Sort of like catching butterflies.
Mm, I’ll just go out, see where I want to go. I don’t have any plan. Wherever I am, I’ll see if there are images coming to me, if the images are there. If not, it’s ok. Life still goes on.
Has that always been your style?
I initially used to work on themes, trying to look for this or that theme. I didn’t like it because I ended up feeling very frustrated, and ended up wasting other shots just to focus on that one theme.
So I said fuck it, I’m not going to do it. I’m going to just let it be, and let it happen organically. I strongly believe in that.
W. Eugene Smith once said that every photographer should have a purpose. What’s your purpose as a photographer?
My purpose is very simple: To record what I see every day. Singapore is constantly changing. Architecture, landscape, even the people are changing. Maybe when I’m that old you won’t see this kind of uncle anymore. It’ll be very different people. So it’s just about me recording this time [period].
Like a visual historian.
For as long as I live, I’ll just keep on recording. I think all these are very important records to show our future generation how the everyday life of Singapore was. It’s a bit like how we love to look at Singapore in the 20s, in the 30s.
And we’re such a young nation.
People ask me, ‘Why uncles and aunties? Why not models? Why not hot chicks?’ I mean, models, hot chicks? I see them everyday.
But random uncles? They’re full of character. They went through the Independence period. It shaped them, in terms of the way they are, the way they carry themselves. Some of them may not be glamorous, but it doesn’t matter. What matters is they went through the days before Independence, and they’re still alive now.
I wanted to ask you about the series you did on Lee Kuan Yew’s passing.
Initially I didn’t want to shoot that, because I felt that everyone was doing it. But halfway through I realised that I should do it too. Not because I was jumping onto the wagon of everyone doing it, but because I felt a sense of responsibility.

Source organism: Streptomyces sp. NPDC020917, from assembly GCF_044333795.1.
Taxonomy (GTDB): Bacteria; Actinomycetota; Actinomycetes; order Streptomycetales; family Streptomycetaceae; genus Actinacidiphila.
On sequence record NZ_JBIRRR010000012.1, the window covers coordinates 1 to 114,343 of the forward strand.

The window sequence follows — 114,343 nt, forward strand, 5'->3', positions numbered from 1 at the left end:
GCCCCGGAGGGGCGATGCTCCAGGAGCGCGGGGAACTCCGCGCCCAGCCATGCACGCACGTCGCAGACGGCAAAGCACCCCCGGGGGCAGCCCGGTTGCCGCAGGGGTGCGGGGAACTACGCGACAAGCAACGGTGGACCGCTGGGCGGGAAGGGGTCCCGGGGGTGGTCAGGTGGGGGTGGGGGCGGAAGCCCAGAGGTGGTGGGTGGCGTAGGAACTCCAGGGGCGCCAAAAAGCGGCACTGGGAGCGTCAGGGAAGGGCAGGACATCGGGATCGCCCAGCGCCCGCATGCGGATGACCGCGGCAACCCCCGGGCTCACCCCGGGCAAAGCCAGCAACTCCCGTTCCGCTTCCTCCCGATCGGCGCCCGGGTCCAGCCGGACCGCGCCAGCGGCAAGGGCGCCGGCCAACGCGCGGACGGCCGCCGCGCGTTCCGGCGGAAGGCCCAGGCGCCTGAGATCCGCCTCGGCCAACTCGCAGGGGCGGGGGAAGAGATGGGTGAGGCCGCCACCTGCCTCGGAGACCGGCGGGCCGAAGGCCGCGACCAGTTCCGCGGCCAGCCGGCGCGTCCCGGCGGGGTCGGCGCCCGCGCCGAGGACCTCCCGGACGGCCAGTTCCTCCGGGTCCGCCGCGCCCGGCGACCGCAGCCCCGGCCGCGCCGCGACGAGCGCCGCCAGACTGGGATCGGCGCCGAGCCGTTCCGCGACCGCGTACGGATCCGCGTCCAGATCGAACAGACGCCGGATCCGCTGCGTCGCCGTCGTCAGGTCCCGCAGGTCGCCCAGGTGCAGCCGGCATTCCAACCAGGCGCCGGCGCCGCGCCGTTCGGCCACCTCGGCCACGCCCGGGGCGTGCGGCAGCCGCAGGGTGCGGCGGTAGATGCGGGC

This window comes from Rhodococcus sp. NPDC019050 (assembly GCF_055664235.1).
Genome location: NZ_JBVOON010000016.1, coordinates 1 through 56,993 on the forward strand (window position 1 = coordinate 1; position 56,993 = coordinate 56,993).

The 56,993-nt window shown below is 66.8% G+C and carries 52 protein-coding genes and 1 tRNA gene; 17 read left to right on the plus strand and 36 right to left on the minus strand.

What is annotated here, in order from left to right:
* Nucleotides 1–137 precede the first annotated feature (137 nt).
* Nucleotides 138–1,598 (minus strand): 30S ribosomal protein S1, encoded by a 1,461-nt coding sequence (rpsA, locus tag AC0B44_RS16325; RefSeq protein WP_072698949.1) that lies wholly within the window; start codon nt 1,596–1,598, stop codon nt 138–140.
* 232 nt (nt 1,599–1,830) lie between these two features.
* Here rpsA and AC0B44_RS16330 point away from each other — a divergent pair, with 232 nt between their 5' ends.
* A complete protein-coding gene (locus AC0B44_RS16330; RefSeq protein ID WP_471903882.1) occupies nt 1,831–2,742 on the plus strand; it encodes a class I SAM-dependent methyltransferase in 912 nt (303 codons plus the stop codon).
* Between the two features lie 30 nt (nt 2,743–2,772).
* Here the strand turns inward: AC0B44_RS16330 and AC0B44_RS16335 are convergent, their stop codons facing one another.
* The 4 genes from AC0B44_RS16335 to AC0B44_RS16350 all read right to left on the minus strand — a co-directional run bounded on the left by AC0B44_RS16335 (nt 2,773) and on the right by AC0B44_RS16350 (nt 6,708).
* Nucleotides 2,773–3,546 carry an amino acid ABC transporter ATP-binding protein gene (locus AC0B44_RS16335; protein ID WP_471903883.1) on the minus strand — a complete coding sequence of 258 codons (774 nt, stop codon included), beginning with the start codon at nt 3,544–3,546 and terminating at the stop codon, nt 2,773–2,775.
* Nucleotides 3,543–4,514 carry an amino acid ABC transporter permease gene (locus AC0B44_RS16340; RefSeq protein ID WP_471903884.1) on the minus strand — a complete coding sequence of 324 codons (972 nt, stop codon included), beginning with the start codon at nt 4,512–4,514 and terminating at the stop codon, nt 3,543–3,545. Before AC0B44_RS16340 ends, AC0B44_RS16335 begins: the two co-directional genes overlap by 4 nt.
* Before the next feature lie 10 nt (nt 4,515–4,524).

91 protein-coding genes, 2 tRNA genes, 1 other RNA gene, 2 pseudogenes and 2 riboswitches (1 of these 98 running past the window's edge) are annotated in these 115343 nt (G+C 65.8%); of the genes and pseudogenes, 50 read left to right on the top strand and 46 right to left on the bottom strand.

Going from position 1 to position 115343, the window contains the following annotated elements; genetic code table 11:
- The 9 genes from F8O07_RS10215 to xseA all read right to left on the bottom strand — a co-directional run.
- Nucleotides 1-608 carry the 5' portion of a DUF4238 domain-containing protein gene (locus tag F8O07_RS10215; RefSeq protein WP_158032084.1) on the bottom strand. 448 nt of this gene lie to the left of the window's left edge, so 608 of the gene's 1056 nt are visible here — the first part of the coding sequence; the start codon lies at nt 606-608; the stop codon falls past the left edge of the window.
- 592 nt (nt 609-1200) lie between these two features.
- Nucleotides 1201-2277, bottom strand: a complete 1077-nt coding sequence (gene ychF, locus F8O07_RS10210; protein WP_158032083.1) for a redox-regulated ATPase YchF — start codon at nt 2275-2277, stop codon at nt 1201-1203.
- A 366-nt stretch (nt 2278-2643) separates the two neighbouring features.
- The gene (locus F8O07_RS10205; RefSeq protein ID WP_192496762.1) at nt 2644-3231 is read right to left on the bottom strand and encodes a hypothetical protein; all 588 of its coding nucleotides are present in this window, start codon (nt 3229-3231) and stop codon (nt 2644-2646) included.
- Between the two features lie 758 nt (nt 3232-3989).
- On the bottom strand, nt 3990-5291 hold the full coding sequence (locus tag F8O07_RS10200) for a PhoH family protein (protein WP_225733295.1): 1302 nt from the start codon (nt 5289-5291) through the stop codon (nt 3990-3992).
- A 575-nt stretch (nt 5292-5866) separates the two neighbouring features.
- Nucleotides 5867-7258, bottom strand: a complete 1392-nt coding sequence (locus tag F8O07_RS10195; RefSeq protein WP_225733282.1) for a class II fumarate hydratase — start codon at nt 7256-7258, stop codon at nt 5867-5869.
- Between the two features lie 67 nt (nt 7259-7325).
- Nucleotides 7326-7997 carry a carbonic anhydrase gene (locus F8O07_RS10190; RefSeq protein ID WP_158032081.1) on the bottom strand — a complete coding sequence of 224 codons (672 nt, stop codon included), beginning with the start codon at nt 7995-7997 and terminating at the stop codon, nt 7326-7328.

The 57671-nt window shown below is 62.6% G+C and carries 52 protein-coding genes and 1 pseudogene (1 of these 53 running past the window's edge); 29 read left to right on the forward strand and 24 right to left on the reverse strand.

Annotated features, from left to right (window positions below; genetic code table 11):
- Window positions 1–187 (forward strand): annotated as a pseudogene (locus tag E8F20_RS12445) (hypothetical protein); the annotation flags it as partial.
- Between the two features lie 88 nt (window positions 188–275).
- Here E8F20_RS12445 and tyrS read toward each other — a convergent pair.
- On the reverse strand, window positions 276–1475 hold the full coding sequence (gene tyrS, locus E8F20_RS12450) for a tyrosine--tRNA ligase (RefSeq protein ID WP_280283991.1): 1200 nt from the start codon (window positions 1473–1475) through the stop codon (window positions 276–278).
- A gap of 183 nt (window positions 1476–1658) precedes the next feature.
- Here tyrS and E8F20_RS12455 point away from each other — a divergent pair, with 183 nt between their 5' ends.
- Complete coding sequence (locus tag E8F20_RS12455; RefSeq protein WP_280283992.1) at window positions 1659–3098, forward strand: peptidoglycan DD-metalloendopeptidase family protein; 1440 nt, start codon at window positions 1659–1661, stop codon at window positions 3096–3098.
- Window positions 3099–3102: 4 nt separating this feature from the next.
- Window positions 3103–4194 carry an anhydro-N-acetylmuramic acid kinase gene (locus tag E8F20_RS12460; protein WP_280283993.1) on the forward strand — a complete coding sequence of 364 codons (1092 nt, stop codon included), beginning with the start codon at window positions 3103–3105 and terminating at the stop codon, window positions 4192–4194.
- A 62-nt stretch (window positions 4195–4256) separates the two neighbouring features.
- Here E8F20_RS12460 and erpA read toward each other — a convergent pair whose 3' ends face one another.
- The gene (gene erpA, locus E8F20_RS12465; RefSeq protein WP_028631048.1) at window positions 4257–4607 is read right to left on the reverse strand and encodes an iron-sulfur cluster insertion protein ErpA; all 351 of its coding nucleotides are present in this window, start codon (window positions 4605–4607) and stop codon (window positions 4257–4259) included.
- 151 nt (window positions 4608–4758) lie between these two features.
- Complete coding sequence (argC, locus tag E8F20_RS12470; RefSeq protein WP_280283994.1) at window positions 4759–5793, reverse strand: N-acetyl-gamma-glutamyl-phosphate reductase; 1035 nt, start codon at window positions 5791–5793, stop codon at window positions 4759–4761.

I’ve come to realise that every photographer sees things differently. It’s very important to get involved, so that the future generations will be able to see the event from different angles, through different photographers’ eyes.
Were there other impulses behind it?
I wanted to see how the heartland mourns the passing of our first Prime Minister. I wanted to see that, instead of standing at the Istana, in front of Parliament with everyone, taking the same scene.
So I went to the heartland. I went to the alley. I went to the wet market. I went to see people paying tribute in their own ways. Everyone was at the Istana when the convoy left [on the day of the funeral].
I was at the coffee shop, because I wanted to show how the heartlander looked at that moment. There were people ordering food, but all of them were looking at the TV screen.
I discovered an alley at Jalan Besar where a karang guni man collected scraps and photos of LKY and made an altar. He even had a bus number, and the numbers on it was the date of his passing. Can you imagine that?
Your photos have an idiosyncratically Singaporean sense to them. Do you think you’d be able to capture the essence of a different city?
I think every city has its own flavour. Every city is different in its own way. But my style — my way of looking at things — will still be the same. The way I look at Singapore, in terms of how I want to capture a person or a cityscape, is applied everywhere I go. Tokyo, Hong Kong… It’s the same approach.
What is it that makes you want to shoot Singapore?
The honest fact is that back then I didn’t have the luxury to travel. My mentor said to me, “what’s wrong with shooting in your own backyard? If you can’t shoot in your own backyard, what makes you so sure that you can shoot if you travel?” It kind of hit me. It makes a lot of sense.
We all know that Singapore is — to a certain point — a little hard to shoot because everything is so familiar. The challenge is to show that there’s no excuse. A lot is based on observation: How you look at things, what you pay attention to. If you can’t be bothered of course you won’t capture anything.
I think it’s tragic that we’re destroying the heritage we have.
Rochor Centre, Thieves’ Market… Little India is changing in a sense, after the incident [the riots in 2013]. So these would be the 3 main areas. When I started [doing photography in 2008], Chinatown was already gone, and Arab Street.
What are your thoughts on the pace of modernisation in Singapore?
It’s very subjective. Sometimes change is good. But too much change can be no good, in the sense that future generations won’t get to sense or taste or smell it. Everything will be on social media. I feel like certain places need to be preserved. They’re even looking to get rid of the last kampong in Singapore.
They’re tearing down a block of lowrise flats near where I live.
Exactly. And all the other super old ones they pimp up. Seriously dude? Singapore needs to… we always talk about safety and hygiene, but I’m sure we can compromise. Just leave it there so people can see how it was like.